The Role of AI and Analytics in Enabling Successful Digital Transformation of the Cable/Telco Sector
An integrated approach to artificial intelligence (AI), big data and the internet of things (IoT) will play a critical role in Cable/Telco strategies for delivering better customer experiences and overcoming the challenges presented by cord-cutting.
Great companies need to understand that digital operations solutions need to be agile and easily adapted to a variety of structured and unstructured data sources.
Even as traditional pay-TV providers form partnerships with former over-the-top (OTT) rivals to retain customers, cord-cutting continues to outpace projections. This can be seen in eMarketer’s latest US pay TV/OTT forecast.
The number of so-called “cord-cutters” (adults who’ve ever cancelled pay TV service and continue without it) will climb 32.8 percent this year to reach a total of 33 million subscribers. This is forcing network service providers (NSPs) to reevaluate the focus and intent of deploying a new generation of technologies. Instead of focusing on process and performance optimization, the focus needs to be placed squarely on the user experience.
Therefore, NSPs must consider how technologies interact with and enhance three key factors:
1. People — the actual experience
2. Devices — how people access experiences
3. Behavior — the enabling applications that allow people to navigate their desired experiences
Monitoring, measuring and managing this combination of factors in an integrated manner provide operators with a wealth of information to offer a better experience.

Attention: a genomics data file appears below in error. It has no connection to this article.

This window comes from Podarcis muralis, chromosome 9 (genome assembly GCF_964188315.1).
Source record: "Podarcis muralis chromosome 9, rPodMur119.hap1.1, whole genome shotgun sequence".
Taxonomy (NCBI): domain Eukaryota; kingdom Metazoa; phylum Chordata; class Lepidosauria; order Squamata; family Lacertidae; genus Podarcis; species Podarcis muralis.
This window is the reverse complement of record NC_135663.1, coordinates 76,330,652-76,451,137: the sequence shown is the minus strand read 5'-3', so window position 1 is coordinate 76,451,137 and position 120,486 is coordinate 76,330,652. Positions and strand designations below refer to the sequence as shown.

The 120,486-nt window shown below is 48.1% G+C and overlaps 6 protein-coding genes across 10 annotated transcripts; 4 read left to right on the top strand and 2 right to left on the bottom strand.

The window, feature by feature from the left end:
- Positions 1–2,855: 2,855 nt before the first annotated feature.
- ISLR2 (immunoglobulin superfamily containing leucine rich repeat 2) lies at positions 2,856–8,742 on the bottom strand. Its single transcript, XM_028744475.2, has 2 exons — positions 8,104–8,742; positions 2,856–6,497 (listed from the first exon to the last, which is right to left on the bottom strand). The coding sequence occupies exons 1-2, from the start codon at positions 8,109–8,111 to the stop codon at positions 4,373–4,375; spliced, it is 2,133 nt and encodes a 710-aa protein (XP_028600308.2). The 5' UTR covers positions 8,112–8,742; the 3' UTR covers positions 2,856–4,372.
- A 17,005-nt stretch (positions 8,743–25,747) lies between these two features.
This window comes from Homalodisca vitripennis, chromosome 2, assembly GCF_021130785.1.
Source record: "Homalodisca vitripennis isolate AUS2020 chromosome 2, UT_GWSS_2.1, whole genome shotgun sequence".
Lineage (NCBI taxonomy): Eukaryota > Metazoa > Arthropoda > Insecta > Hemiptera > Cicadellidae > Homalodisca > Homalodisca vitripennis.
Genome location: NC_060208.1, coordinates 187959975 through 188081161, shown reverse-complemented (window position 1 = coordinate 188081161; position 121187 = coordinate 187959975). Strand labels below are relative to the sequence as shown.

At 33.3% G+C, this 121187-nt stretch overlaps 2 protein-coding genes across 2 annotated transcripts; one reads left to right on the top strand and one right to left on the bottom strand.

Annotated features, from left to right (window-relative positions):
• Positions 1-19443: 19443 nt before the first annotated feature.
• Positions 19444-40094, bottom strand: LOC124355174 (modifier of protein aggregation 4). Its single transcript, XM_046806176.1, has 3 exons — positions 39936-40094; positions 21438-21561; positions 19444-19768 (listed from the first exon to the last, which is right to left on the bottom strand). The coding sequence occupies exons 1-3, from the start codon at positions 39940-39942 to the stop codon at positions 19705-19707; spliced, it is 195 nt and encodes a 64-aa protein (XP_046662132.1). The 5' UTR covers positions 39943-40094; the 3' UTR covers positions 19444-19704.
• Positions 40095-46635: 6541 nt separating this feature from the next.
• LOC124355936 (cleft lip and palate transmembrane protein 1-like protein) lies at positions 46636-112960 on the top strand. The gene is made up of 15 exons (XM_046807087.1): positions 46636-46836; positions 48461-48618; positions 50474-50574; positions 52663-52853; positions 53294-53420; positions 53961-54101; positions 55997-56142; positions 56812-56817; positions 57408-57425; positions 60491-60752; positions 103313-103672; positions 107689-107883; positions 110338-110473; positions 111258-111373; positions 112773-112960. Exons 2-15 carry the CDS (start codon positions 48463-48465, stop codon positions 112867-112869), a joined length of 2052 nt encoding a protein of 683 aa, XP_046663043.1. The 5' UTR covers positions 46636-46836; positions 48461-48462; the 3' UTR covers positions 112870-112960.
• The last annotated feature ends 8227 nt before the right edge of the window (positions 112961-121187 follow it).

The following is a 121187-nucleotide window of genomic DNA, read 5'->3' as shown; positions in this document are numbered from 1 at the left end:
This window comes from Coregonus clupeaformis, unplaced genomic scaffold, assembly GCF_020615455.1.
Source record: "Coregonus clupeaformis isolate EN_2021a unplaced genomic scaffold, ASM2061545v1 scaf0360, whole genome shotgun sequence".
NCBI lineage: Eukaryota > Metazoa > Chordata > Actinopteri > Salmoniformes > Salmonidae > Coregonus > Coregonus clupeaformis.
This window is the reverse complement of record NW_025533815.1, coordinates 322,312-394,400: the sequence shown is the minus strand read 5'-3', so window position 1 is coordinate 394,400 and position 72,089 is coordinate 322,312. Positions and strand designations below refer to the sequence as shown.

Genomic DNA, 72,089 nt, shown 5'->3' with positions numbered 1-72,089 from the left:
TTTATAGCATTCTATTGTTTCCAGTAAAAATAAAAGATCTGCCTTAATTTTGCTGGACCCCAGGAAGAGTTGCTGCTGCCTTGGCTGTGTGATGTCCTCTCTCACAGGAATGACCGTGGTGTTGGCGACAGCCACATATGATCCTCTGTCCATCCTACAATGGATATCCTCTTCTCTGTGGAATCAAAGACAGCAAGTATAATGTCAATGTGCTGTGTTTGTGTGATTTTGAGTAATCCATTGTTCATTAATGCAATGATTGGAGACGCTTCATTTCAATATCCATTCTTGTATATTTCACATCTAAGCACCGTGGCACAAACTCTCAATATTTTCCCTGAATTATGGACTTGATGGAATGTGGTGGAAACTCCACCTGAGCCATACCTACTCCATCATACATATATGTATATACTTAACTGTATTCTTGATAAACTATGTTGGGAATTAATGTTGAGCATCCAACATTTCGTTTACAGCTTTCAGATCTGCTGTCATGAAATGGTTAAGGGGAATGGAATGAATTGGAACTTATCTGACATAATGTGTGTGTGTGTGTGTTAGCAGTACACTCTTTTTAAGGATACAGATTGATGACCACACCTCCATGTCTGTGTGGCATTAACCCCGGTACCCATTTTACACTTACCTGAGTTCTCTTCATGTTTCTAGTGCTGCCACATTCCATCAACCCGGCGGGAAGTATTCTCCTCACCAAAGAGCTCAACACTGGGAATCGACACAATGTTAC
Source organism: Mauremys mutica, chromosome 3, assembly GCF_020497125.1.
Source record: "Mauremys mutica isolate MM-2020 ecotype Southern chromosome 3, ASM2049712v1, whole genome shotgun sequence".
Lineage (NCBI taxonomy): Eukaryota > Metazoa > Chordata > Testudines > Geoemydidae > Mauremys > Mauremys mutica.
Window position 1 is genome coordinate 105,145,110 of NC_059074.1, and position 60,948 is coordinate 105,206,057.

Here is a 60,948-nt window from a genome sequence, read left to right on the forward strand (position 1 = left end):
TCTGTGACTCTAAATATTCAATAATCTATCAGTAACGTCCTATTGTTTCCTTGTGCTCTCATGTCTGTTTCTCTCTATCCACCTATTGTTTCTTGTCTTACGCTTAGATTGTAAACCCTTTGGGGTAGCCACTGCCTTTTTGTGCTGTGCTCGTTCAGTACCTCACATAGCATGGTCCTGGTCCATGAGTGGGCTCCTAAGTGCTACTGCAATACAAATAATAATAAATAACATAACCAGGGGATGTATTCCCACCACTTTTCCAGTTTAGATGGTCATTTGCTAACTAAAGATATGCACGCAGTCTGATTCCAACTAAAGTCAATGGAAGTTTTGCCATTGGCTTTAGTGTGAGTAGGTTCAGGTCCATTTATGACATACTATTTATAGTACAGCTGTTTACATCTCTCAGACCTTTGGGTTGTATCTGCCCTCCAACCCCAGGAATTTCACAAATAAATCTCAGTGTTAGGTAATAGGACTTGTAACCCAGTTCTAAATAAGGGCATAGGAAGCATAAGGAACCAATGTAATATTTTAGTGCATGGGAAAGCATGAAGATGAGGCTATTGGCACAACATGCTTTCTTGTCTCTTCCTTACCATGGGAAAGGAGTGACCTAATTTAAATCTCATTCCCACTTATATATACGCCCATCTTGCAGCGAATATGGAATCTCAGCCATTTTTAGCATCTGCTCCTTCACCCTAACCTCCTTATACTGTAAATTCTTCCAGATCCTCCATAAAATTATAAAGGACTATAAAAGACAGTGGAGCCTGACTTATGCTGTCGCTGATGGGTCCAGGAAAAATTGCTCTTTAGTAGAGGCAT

Another layer of intelligence exists in the process as well. Although people, devices and apps provide information, that information is derived from data, which can be divided into three elements: structured, unstructured and situational.
● Structured data — such as error logs or inventory markers — is most familiar to the community because it has been a staple of technology management by NSPs for the better part of a century.
● Unstructured data — which includes managing video feeds, audio files and free-form text such as social media feeds — represents a newer category of information that needs to be understood and managed by NSPs.
● Situational data — which tracks the telemetry of how people, applications and devices interact — represents the latest, and perhaps most critical category of information that is being driven by the rapid rise of IoT technology. It describes the actual behavior of elements throughout the value chain, often in real-time.
The most successful companies will be the ones that build a transformation strategy that leverages the interplay of people, devices and applications, along with the data that they generate. That’s why at Vitria, we developed our VIA analytics platform to ingest, model and analyze structured, unstructured and situational data in real time.
To listen in on a comprehensive interview with Chris Menier on the technologies leading to successful digital transformation, visit: